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Unfortunately, society views hair as our crowning glory. When hair thins, falls out, turns gray, or when a woman has a condition that causes her to lose it, such as cancer treatment or alopecia, this can often be the cruelest blow for all but the most secure women because of the judgment that society and media have conditioned us to value, says Hafeez.

The hair care industry is a multibillion-dollar one – the average woman is likely to spend $ 50,000 on hair cutting, coloring, extensions, products, and blowouts throughout her lifetime, adds Hafeez. “For a woman who has the spotlight on her, such as Jada Pinkett Smith, the pressure is enormous to face the paparazzi, and endure comments made by bloggers, media and those on social media who might take the opportunity to bully a celebrity when she is down. ”

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Taste your words before they leave your mouth

What not to say to someone with alopecia:

  • My friend lost her hair, and she did (insert certain medication / treatment here), and her hair came back! You should try it. ” Hair loss is different for every person and can be caused by several other circumstances, says Dr. Sanam Hafeez. Although it is great that your friend was able to see results, it is essential to keep in mind that they may have already tried / researched / thought about that.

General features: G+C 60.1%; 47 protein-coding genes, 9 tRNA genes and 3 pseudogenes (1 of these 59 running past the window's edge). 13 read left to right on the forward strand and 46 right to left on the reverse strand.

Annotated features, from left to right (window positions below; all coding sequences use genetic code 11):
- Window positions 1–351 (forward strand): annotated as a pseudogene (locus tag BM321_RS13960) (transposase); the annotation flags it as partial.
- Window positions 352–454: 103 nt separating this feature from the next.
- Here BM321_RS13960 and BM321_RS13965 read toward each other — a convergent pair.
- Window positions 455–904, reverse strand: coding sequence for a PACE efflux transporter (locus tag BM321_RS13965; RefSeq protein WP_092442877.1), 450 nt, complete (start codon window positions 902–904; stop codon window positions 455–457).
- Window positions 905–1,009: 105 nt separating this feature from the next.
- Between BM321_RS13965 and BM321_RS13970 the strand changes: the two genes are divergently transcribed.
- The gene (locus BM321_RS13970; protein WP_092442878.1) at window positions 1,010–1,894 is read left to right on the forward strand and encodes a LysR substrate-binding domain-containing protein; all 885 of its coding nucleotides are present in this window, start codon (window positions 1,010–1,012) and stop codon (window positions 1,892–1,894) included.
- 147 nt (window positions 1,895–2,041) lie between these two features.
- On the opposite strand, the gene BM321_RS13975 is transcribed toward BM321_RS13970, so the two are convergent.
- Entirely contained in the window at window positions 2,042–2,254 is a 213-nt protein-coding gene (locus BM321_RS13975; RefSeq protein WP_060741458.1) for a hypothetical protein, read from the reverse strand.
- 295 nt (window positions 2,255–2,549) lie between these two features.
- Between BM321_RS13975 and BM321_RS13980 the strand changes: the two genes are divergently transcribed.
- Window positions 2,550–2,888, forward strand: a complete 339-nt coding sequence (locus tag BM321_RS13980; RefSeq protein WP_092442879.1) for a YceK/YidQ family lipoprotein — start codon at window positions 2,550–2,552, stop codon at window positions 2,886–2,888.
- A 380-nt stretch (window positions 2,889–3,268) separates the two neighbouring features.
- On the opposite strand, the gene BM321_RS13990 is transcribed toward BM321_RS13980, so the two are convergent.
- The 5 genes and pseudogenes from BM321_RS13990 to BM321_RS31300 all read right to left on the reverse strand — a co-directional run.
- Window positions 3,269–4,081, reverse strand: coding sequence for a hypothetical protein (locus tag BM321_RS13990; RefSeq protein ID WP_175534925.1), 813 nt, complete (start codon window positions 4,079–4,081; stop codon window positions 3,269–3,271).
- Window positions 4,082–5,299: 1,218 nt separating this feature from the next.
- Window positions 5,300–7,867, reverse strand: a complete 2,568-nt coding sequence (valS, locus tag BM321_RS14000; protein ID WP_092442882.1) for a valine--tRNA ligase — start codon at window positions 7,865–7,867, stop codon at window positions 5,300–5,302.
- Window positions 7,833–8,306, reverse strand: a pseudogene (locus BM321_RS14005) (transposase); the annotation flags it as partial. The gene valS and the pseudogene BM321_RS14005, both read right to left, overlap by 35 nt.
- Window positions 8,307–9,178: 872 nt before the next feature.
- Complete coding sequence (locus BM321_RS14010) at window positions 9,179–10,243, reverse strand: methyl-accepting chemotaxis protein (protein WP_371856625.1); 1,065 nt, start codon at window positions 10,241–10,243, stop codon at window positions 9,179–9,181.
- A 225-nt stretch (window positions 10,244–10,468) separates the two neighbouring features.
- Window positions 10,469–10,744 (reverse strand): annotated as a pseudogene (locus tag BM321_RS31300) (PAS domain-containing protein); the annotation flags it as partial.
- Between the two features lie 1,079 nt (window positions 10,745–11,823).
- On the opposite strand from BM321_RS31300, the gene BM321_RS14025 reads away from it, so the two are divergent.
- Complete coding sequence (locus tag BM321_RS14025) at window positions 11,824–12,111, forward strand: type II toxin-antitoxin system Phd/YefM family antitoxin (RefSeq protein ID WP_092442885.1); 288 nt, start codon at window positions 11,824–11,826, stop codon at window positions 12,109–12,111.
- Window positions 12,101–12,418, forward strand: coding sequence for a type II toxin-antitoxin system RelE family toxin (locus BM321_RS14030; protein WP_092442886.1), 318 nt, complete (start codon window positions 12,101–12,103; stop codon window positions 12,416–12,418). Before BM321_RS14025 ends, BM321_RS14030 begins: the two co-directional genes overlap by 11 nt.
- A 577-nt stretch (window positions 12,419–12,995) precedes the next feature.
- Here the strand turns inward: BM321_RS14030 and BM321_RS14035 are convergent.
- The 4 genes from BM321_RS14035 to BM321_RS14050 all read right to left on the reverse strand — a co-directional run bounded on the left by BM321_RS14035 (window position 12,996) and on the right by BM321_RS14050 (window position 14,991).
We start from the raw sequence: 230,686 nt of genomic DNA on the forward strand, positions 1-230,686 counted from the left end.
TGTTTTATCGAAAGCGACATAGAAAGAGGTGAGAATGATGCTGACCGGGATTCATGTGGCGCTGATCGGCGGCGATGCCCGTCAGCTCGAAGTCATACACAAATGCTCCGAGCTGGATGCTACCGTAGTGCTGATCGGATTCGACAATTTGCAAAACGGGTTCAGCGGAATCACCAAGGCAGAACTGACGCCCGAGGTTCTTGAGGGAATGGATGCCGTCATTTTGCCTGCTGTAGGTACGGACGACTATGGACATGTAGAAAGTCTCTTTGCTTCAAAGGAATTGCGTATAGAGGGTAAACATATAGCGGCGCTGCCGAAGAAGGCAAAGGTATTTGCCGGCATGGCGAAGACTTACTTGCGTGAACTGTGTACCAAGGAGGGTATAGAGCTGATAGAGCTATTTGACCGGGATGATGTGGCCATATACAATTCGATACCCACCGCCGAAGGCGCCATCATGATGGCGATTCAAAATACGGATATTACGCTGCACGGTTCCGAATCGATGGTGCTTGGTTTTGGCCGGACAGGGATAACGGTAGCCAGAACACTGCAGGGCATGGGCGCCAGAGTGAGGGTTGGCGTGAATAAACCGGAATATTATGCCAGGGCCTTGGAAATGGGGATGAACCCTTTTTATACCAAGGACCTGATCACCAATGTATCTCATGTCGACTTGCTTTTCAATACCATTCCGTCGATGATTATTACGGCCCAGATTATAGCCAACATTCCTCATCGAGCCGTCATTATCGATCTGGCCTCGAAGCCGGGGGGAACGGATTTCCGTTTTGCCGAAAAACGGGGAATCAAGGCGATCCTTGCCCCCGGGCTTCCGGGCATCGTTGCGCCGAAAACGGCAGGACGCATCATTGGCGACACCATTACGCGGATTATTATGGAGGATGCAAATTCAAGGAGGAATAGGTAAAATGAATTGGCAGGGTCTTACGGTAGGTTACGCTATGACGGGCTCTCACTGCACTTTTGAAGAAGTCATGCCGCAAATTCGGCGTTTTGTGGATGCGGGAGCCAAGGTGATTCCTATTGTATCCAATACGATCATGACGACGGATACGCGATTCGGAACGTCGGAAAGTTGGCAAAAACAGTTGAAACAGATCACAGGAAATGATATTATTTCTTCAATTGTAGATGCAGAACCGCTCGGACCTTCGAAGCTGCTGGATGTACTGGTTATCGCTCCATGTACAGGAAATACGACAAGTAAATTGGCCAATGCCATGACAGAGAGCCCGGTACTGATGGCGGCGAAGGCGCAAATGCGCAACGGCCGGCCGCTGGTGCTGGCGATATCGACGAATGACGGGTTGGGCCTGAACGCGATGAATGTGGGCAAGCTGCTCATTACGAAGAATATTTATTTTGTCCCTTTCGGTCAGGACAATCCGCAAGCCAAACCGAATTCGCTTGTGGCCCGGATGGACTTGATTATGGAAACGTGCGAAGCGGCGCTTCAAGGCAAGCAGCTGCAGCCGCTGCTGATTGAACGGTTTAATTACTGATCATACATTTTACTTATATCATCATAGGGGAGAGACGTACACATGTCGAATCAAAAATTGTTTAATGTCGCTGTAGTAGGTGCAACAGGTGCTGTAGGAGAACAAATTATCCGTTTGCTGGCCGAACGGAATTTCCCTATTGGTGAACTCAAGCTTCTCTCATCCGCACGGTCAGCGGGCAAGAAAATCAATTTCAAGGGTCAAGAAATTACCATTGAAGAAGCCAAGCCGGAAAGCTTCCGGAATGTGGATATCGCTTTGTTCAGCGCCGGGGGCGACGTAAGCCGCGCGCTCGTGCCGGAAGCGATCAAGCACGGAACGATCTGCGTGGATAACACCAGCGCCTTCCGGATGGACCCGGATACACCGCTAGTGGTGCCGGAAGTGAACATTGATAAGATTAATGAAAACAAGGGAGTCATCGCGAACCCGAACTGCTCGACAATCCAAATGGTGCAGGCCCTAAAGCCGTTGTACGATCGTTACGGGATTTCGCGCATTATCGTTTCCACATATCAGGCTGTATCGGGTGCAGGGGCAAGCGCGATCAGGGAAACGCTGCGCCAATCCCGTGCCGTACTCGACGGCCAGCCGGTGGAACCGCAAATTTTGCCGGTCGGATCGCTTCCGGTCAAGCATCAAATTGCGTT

• “I’m jealous! It must be so easy to get ready in the morning! ” Someone who’s just lost their hair would probably trade in their supposed extra half-hour in the morning for their hair back, stresses Hafeez. “What you may think is a light-hearted joke, can rub someone the wrong way by making it seem like they should be grateful for their hair loss.”

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  • “You really do not have to worry, it will grow back, right?” The person may not know what their long term prognosis is and that statement vaguely infers that the person should “hide out” until their hair does grow back, says Dr. Joanne Frederick. “It is disempowering to the person with hair loss.”
  • “There are great wigs available now, why don’t you get one?” Rest assured, this is a thought that has occurred to almost every woman with hair loss, says Frederick. While some do choose to wear wigs for certain occasions, on a daily basis they can be hot, heavy and itchy. “When you say this to a woman, you might be well-intentioned, but it gives them the feeling that they are only presentable and acceptable with a wig on.”

Dr. Sanam Hafeez offers advice to those suffering from alopecia:

  • Remind yourself that hair loss, although frightening, is not life-threatening.
  • Work with beauty pros to find a hairstyle that flatters you; depending on your condition, there can be ways to work around your hair loss.
  • Consider therapy.
  • Find an alopecia support group, including the Canadian Alopecia Areata Foundation and the National Alopecia Areata Foundation.
  • Take care of your body and engage in things that make you feel beautiful and positive about yourself.
  • Take inspiration from celebs like Jada Pinkett Smith.